The drive from Munich to Salzburg takes less than 2 hours one way, consider taking the A94 and then the B20, it will cost you just around 10 more minutes but you will avoid Austrian highway tolls (vignette).
The best place to begin your Salzburg exploration is the Old Town, one of the largest UNESCO World Cultural Heritage Sites on the planet and one of the best-preserved historic districts in this part of Europe.
Stroll around the busy streets, admire the magnificent baroque and medieval architecture or step inside one of the local cafes for a refreshing coffee.
The Old Town (Altstadt in German) is the perfect spot to satisfy your shopping needs, too. Head to Getreidegasse, where the picturesque street is lined with stores selling anything from souvenirs and antiques to high-end clothing and jewelry. The area is filled with eateries and cafes, don’t hesitate to visit some of them for a slice of freshly-baked cake or an aromatic tea.
Parking around Salzburg’s Old Town can be stressful, especially during the weekends when the area gets extremely busy. Rentalmoose recommends dropping off your rental car at this Contipark car park, just a short walk from the heart of town. Most of the city’s best attractions are located within the Altstadt, it’s best to leave your car at the car park and continue exploring on foot.
Stroll around the vibrant Old Town until you reach Mozart’s Residence situated on the Makartplatz. The residence was reconstructed after it had been completely destroyed during World War 2.
Today, Mozart’s Residence is a museum filled with the great composer’s memorabilia, as well as a variety of facts about the artist’s family life and the house itself. A visit is an absolute must, not just for Mozart fans.
Open daily between 9 AM and 5:30 PM.
The Eagle’s Nest
The Eagle’s Nest photographed by John H.
As your day trip from Munich comes to an end, make a slight detour and visit one of the most unique attractions in the region, located in Germany right next to the Austrian border.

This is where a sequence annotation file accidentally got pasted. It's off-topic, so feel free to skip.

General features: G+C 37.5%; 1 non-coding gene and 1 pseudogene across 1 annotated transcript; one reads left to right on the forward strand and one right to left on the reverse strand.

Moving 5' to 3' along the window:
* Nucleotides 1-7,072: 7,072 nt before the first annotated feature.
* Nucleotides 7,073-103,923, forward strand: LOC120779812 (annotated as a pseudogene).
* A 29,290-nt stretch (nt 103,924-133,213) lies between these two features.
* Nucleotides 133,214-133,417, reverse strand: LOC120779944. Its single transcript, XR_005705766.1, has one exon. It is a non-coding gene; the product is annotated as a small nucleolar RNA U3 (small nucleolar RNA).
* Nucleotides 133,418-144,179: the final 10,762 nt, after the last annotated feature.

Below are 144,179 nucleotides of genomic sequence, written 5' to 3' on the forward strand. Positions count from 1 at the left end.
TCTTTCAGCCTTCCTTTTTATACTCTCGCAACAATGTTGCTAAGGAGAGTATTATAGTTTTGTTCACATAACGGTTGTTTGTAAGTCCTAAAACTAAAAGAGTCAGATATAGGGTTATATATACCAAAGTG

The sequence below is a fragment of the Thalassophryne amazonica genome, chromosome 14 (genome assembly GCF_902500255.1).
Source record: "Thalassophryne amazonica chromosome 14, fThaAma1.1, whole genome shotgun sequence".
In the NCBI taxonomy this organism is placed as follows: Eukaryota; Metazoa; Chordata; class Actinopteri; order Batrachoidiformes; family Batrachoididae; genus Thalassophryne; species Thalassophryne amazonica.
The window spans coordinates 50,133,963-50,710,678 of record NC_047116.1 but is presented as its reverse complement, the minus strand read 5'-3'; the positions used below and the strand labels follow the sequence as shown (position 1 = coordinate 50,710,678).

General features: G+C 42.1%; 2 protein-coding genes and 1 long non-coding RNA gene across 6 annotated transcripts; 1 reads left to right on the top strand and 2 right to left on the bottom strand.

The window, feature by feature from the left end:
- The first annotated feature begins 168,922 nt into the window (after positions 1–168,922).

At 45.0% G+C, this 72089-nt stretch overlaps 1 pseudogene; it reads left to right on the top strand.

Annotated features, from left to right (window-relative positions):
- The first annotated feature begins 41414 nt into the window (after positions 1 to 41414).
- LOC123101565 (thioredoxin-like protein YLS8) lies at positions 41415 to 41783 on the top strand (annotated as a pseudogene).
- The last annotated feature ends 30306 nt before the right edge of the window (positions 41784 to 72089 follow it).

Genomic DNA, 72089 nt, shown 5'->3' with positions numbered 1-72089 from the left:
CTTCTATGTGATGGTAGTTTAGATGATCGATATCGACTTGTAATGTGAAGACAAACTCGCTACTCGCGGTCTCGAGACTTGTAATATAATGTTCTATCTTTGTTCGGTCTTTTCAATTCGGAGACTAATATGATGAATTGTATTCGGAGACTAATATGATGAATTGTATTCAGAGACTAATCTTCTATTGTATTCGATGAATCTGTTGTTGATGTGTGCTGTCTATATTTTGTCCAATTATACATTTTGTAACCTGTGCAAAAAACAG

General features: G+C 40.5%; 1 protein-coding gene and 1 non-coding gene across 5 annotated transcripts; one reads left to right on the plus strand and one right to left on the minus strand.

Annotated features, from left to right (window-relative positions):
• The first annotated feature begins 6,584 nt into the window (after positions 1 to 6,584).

The Eagle’s Nest was constructed as a mountain hideaway during the Third Reich era. The eerie structure has since been turned into a unique restaurant atop the mountain. Indulge in regional German cuisine while admiring breathtaking views of the Alps, or enjoy the cool breeze at the outside terrace.
History fans can book a guided tour around parts of the former Nazi hideaway that are off-limits to restaurant guests.
The Eagle’s Nest strategic location makes it impossible to reach by car. Travelers can either hike up to the building (roughly 2 hours one way) or leave their cars at the Documentation Center car park and take the bus up to the end of the road. From there, walk through an eerie tunnel and take the elevator up to the top.
Private cars can’t go further than the Documentation Center. What’s more, the Eagle’s Nest is seasonal and remains closed in winter.
Next day trip from Munich: Nuremberg, 2 hours
Photography by Bluefish_Japan/Pixabay.com
Did you know that one of the oldest cities in all of Bavaria lies just 2 hours north of Munich? The city’s historical significance dates over 900 years back. It’s a perfect destination for a day trip from Munich.
Is Nuremberg worth visiting?
Most definitely! The charming medieval city was bombed during World War II and has been carefully reconstructed. Today, it looks better than ever. The historic streets are absolutely perfect to get lost in.
Begin by exploring the heart of the city’s historic district. Drop off your rental car at the Hauptmarkt car park (current rates on the website) and explore the area on foot. Get a photo by the Weinstadel (photographed above), a medieval wine warehouse.
Admire the structure’s facade and wander around the area, as the warehouse itself is not open for public viewing.
For a panoramic view of the heart of Nuremberg, walk to the Kaiserburg Castle in the northern part of the Old Town. Apart from stunning views of the area, the 11th-century castle has major historical significance.
The castle used to be one of the most important buildings of the Holy Roman Empire and remains one of the city’s landmarks. Photograph the exterior or step inside for a tour revealing the castle’s fascinating secrets. Current admission costs can be found here.
Foodies will find themselves in paradise in Bratwurst Roeslein, the world’s biggest sausage restaurant located in the heart of Nuremberg’s old town.
The eatery has been serving delicious sausages ever since it first opened in 1431 and remains one of the best spots to get a taste of real Franconian cuisine, both traditional and with a modern twist.